KEIR Starmer has been hit by a wave of resignations from his top team after they backed the SNP’s calls for a ceasefire in Gaza.

MPs voted down the SNP’s motion – backed by 56 Labour MPs – on Wednesday night, in a vote which exposed the cracks in Starmer’s party.

Jess Phillips was the most high-profile MP to defy Starmer and back a ceasefire and quit as shadow domestic violence minister after casting her vote with the SNP.  

Yasmin Qureshi became the first Labour frontbencher on Wednesday to resign her position to vote with the SNP when she quit as shadow minister for women and equalities.

She was later joined by shadow exports minister Afzal Khan and Paula Barker.

Both Scottish Labour MPs, Ian Murray and Michael Shanks, toed the party line by abstaining on the SNP vote and backing Labour's amendment, which instead called for longer humanitarian pauses. 

In total, 56 Labour MPs defied Starmer to vote for a ceasefire including a number of shadow ministers. 

Among them were 10 frontbenchers in the form of eight shadow ministers and two parliamentary private secretaries. 

The National: Stephen Flynn

Speaking after the vote, SNP Westminster leader Stephen Flynn (above) said: "It's obviously a significant rebellion within the Labour ranks and all credit to that 56 because what they've chosen to do is put international law and protection of civilian life first and they deserve to be congratulated for that. 

"My only regret is that the leader of the Labour Party and the leader of the Conservative Party have, of course, chosen not to back a ceasefire and I think history will judge them poorly for that."

READ MORE: Multiple Labour frontbench MPs break ranks calling for ceasefire in Gaza

He added: "Collectively those of us who believe in the protection of international law and in the protection of civilians will all be looking to keep the pressure up in this Parliament. 

"Ultimately, in the UK system that we have, foreign affairs is a matter for this place and for the UK Government and it's incumbent on all members of Parliament to make sure that we continue the fight for peace in the Middle East and the protection of civilians."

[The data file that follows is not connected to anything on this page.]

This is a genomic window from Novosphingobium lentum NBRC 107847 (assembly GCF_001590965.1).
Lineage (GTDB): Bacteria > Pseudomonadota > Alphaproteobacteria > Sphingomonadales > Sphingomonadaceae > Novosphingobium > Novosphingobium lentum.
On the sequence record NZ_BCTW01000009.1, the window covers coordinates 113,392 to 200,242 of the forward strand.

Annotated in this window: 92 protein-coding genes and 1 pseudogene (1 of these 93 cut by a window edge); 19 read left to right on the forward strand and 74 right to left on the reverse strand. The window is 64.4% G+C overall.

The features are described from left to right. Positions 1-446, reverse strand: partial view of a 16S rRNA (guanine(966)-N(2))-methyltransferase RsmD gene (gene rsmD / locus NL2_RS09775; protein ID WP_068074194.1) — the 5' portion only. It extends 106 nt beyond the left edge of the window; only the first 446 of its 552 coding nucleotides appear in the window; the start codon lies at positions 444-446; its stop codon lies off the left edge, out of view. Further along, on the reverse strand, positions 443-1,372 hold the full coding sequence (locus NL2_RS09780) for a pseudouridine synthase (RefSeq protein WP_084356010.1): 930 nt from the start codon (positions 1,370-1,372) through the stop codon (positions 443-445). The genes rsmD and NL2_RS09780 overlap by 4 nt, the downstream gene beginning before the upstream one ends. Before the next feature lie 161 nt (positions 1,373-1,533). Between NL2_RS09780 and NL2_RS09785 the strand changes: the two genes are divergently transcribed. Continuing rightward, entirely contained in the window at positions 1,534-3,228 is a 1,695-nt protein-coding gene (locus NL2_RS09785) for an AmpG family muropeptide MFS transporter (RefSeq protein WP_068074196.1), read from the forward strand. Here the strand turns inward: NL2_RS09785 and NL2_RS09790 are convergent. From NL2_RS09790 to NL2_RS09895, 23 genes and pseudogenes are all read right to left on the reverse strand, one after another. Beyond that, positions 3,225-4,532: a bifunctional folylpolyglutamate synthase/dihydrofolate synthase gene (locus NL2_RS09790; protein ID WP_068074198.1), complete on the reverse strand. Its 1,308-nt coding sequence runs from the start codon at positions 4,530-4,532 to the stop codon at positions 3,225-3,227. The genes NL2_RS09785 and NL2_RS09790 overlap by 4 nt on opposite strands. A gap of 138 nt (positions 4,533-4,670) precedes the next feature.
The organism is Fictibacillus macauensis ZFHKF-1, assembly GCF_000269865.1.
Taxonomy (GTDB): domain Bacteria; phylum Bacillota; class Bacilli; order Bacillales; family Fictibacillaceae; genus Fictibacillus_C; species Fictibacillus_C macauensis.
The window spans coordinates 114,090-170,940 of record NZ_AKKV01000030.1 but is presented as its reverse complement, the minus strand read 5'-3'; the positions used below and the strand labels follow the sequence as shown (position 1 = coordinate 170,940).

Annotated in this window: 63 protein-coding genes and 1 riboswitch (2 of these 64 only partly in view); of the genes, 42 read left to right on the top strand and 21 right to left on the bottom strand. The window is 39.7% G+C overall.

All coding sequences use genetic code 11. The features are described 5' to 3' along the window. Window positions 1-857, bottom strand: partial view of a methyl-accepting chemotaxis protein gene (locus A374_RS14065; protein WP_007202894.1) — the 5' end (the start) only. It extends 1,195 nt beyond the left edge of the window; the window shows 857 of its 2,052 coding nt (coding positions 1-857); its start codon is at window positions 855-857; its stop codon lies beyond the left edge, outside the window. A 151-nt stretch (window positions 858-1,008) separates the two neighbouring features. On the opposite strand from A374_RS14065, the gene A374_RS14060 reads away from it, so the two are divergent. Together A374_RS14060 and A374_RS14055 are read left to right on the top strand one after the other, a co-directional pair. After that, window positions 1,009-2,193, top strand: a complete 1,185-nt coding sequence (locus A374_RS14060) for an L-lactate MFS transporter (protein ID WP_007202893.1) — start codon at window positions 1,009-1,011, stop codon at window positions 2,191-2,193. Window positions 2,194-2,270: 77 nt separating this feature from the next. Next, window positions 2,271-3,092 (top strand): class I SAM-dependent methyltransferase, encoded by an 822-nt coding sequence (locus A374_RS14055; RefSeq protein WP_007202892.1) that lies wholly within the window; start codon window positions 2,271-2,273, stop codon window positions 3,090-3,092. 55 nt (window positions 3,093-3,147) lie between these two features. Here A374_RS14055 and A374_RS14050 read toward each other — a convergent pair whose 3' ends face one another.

Labour had imposed a three-line whip on MPs ordering them to both back their amendment – which fell short of calling for a ceasefire while urging “longer” humanitarian pauses – and not the SNP’s amendment.

Starmer's response to rebels

Responding to the rebellion, Starmer said he felt "regret" some of his MPs voted for a ceasefire but insisted he believed he had "done the right thing".

In a statement, the Labour leader said: "On October 7, Israel suffered its worst terrorist attack in a single day at the hands of Hamas.
“No government would allow the capability and intent to repeat such an attack to go unchallenged.

"Since then, we have also seen an unprecedented humanitarian crisis in Gaza. At every stage during this crisis, my approach has been driven by the need to respond to both these tragedies. 
“To stand by the right to self-defence of any nation which suffers terrorism on this scale, alongside the basic human rights and dignity of innocent Palestinians caught, once again, in the crossfire. 

READ MORE: Scottish Labour MPs fall in line with Starmer and won't back SNP Gaza ceasefire call
“Alongside leaders around the world, I have called throughout for adherence to international law, for humanitarian pauses to allow access for aid, food, water, utilities and medicine, and have expressed our concerns at the scale of civilian casualties.

"Much more needs to be done in this regard to ease the humanitarian crisis that is unfolding in Gaza.
“And in addition to addressing the present, every leader has a duty not to go back to a failed strategy of containment and neglect, but to forge a better and more secure future for both Palestinians and Israelis. 
“I regret that some colleagues felt unable to support the position tonight. But I wanted to be clear about where I stood, and where I will stand.

"Leadership is about doing the right thing. That is the least the public deserves. And the least that leadership demands.”

Amnesty International's UK chief executive Sacha Deshmukh said: "This vote was a historic missed opportunity for MPs to show they genuinely support the protection of Palestinian and Israeli civilians.

"UK MPs who voted against a ceasefire have badly let them down."

The National: Protesters gathered outside Parliament as MPs voted on a ceasefireProtesters gathered outside Parliament as MPs voted on a ceasefire (Image: -)

MPs voted as a large protest amassed outside Parliament to call for a ceasefire.

Gates to allow cars outside were closed by the scale of the demonstration and the parliamentary authorities issued safety guidance to people working in Westminster in response.

In the debate before the vote, LibDem MP Layla Moran (below), who is half Palestinian and has family in Gaza, was interrupted when she informed the Commons a family member of hers had died.

The National: Layla Moran

Making a point of order, the MP said: “I wanted to let the House know that today I lost my first family member.

“The reason why this is important, having spoken about how they are in a church in Gaza City and how they didn’t I am afraid die of a bomb, instead they died perhaps for lack of food, perhaps for dehydration.

“Their health deteriorated in the last week and they couldn’t get to the hospital they needed.”

She was cut off when she added: “I have been so disappointed by language I have heard today. The Prime Minister earlier suggesting that we weren’t on the side of Israel.”

Deputy Speaker Nigel Evans expressed his condolences but insisted it was “not a matter for the chair”.